A master’s thesis on Alianza Shire, recognised by the UPM with the award for best master’s thesis in the field of International Cooperation for Sustainable Human Development

Within the framework of the 3rd Call for Undergraduate Thesis (TFG) and Master’s Thesis (TFM) awards in international cooperation for sustainable human development, promoted by the Polytechnic University of Madrid in 2022, the TFM “Energy and participation in refugee and displaced communities: The case of Alianza Shire” was awarded a prize.

The author of the work, Carmen Pascual Reyero, after completing her Master’s in Strategies and Technologies for Development and doing an internship with Alianza Shire, is now a member of the itdUPM team, dedicating her efforts mainly to Alianza Shire’s operations.

She received the award from the dean, Guillermo Cisneros, at a ceremony held in the auditorium of the School of Agricultural, Food and Biosystems Engineering (ETSIAAB) of the Polytechnic University of Madrid on 9 March.

The award-winning work is based on two observations. On the one hand, in a humanitarian response, access to energy for refugees and displaced populations is very important because it is a fundamental need and because it is linked to multiple dimensions. On the other hand, addressing the response without generating dependency and offering a good level of access is a challenge for the humanitarian energy sector.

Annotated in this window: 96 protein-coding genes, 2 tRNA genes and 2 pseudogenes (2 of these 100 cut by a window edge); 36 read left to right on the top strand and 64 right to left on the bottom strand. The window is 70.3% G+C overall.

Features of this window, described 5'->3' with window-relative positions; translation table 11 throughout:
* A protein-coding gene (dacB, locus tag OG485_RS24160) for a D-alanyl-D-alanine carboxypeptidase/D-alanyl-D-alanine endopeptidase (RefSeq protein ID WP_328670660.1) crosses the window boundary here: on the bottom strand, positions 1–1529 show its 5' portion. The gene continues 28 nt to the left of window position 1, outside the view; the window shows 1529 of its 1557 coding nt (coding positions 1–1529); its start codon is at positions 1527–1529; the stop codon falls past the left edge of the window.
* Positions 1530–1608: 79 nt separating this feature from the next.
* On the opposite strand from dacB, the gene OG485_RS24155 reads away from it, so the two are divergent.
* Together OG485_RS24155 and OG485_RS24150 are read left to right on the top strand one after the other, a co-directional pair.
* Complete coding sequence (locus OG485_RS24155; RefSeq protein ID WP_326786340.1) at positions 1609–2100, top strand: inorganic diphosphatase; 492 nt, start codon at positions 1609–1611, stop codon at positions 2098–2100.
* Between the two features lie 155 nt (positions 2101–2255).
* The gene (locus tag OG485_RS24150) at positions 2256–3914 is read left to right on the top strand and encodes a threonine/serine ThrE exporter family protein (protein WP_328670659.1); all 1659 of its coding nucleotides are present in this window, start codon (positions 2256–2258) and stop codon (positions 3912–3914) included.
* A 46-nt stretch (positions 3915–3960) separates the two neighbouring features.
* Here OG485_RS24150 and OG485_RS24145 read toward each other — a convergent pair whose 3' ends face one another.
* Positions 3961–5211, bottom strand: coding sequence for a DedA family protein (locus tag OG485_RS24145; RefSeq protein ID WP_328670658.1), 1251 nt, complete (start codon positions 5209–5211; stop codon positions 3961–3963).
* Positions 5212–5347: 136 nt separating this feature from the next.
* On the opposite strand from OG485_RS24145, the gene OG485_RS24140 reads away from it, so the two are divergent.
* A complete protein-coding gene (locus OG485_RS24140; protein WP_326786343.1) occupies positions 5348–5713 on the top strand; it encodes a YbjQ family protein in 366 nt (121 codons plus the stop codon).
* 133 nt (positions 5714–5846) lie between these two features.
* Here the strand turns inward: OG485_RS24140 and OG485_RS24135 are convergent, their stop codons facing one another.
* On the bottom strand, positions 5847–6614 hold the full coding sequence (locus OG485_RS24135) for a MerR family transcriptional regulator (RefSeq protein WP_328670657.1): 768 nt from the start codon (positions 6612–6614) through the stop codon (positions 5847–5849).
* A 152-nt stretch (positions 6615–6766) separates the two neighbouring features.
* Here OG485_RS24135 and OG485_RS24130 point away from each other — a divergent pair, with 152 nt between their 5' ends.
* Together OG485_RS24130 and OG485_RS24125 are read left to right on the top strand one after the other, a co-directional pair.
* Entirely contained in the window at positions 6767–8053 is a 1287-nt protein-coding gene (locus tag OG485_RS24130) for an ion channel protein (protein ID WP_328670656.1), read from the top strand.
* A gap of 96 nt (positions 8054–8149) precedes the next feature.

The case of Alianza Shire is therefore presented as an example of the trend towards service delivery models to develop sustainable energy solutions, with non-traditional actors such as the private sector.

The direct inclusion of the refugee and displaced population is key to this challenge, and therefore participatory methods and inclusive planning tools are used to ensure the highest and best possible participation. Based on an analysis of the participation achieved in Alianza Shire, and after identifying that the greatest barriers are human, social, cultural and religious (rather than technological), proposals are developed to improve the participation of the refugee population as well as host communities.

Download the thesis